Epic Games recently released the cinematic launch trailer for its highly anticipated action building video game, Fortnite.
The three-minute trailer (www.youtube.com/watch?v=NcQnHvvnehY) features a detailed cityscape, complex characters and explosive visual effects--over 130 individual shots--and was entirely assembled, lit, color corrected and rendered in Unreal Engine.
"Making changes in Unreal Engine in real time gives artists a massive creativity boost," explained Marc Petit, General Manager, Unreal Engine Enterprise at Epic Games. "Interactivity is a transformative breakthrough for production, raising the quality of work through faster iteration and accelerated turnaround. Plus, Unreal reduces hard costs by cutting the render farm out of the equation."
The trailer, "A Hard Day's Nite," introduces Fortnite's heroes as they sneak into an abandoned burger joint to scavenge for loot, and discover an innocent mother and young daughter hiding out from monsters. The heroes fortify the crumbling structure as a mob of monsters begins to claw through the windows, and an epic battle ensues. Everyone gets into the supercharged action - and just as the coast clears, a new bigger mega monster comes in; thanks to crafty teamwork, the heroes still manage to save the day.
What makes this project unique is that while development simulated a traditional production pipeline in many ways, the entire trailer was lit, constructed and rendered in Unreal Engine to enable a truly real-time experience. Once the models, rigging and animation assets were in Unreal, scenes were lit in real time at full resolution as VFX and particle systems were added. Everything was integrated through Sequencer, Unreal's native, non-linear cinematic editor.
The making of the Fortnite trailer leveraged the full range of the latest advanced content creation features available in Unreal Engine 4.16:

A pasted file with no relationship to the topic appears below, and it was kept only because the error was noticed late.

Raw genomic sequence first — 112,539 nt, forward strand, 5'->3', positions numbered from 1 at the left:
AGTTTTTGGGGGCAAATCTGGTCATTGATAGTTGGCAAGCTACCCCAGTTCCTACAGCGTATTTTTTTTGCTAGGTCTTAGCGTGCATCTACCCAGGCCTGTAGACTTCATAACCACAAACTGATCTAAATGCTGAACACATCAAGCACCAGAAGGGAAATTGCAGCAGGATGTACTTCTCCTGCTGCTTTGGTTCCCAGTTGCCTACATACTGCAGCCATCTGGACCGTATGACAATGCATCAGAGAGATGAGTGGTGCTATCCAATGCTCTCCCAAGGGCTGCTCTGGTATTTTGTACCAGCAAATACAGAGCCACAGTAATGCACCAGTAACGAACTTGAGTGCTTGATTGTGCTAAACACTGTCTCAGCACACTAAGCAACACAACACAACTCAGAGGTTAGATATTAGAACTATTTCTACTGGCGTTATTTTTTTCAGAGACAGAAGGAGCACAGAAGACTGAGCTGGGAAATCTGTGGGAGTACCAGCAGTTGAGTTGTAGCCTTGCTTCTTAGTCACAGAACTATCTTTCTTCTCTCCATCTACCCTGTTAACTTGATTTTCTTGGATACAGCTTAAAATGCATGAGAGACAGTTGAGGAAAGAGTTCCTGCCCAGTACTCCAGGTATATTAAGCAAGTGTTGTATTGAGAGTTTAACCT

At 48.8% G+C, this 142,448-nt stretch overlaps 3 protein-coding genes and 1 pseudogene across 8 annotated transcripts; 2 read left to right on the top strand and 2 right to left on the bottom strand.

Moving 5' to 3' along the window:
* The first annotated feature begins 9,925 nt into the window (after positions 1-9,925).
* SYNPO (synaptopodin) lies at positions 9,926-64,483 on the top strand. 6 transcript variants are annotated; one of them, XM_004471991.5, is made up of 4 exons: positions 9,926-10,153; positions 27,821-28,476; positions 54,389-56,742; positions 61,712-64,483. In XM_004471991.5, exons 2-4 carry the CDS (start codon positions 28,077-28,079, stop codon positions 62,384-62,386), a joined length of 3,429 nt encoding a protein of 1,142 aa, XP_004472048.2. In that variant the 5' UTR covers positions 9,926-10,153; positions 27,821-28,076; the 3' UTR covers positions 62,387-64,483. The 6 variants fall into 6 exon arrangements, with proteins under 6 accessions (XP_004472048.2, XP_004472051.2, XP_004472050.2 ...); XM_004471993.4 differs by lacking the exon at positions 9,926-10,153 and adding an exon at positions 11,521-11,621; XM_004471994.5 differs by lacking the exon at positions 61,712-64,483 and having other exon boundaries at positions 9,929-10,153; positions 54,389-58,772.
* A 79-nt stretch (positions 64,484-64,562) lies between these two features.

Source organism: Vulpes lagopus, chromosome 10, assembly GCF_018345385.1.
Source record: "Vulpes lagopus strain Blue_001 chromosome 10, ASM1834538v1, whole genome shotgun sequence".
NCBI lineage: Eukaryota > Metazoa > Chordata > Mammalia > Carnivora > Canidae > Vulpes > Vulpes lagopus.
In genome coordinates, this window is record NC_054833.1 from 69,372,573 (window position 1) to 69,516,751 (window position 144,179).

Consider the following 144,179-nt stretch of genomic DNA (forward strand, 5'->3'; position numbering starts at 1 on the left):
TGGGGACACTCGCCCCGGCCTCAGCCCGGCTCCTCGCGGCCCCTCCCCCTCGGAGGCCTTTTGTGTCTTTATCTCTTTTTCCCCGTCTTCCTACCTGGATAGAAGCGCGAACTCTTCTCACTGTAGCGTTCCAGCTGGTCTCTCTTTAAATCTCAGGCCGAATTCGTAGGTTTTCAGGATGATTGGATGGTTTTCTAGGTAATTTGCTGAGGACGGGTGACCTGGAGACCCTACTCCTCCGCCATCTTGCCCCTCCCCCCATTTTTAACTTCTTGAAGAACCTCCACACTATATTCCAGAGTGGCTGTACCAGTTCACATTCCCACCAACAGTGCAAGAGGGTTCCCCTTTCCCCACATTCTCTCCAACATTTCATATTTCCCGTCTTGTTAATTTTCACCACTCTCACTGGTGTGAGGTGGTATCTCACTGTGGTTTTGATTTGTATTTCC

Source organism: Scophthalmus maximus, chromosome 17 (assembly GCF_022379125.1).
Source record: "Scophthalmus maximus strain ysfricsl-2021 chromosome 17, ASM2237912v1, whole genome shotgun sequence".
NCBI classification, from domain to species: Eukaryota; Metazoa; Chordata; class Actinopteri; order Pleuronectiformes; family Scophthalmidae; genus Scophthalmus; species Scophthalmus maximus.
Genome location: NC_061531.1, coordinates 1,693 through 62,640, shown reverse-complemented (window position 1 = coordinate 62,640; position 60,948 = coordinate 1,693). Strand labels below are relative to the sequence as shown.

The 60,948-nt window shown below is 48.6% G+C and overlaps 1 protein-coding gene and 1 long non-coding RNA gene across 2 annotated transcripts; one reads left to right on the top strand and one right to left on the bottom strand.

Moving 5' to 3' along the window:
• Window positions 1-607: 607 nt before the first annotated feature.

Flexible scene assembly, control for lighting, and set dressing using Sequencer empowered multiple artists to work simultaneously across departments while maintaining data synchronization. This process enabled a flexible, creative canvas where every artist could review and revise their work in the engine.
Improved facial expression control was made possible with Alembic caching, bolstering the effort to bring animated feature level performance to the Fortnite cast of characters.
Having the ability to achieve dynamic lighting and color correction in real time helped Fortnite's creative team take a more filmic approach, shaping light and shadow in a way that more closely mimics traditional cinematography.
Real-time volumetric rendering brought many visual effects and post-processing enhancements directly into the engine: 3D voxel volumetric fog, ray marching shaders for rendering clouds, fluid simulations, FFT Bloom (Fast Fourier Transforms to create more realistic 'blooms' of light, sheen or glow) and more.
"While we're clearly not going for photorealism in this piece, we did want to breathe more life and believability into the characters. By doing real time deformations in Unreal Engine, we had more control over facial expressions and could fine tune those performances interactively by utilizing Alembic caching," Michael Gay, Director of Cinematic Production, Epic Games concluded.
A gameplay trailer of Fortnite illustrates how players band together to build, scavenge and loot extravagant forts, weapons and traps, battling strange monsters and defending allies along the way. The game, currently in beta, will be available in early access on July 25 for PlayStation 4, PlayStation 4 Pro, Xbox One, PC and Mac.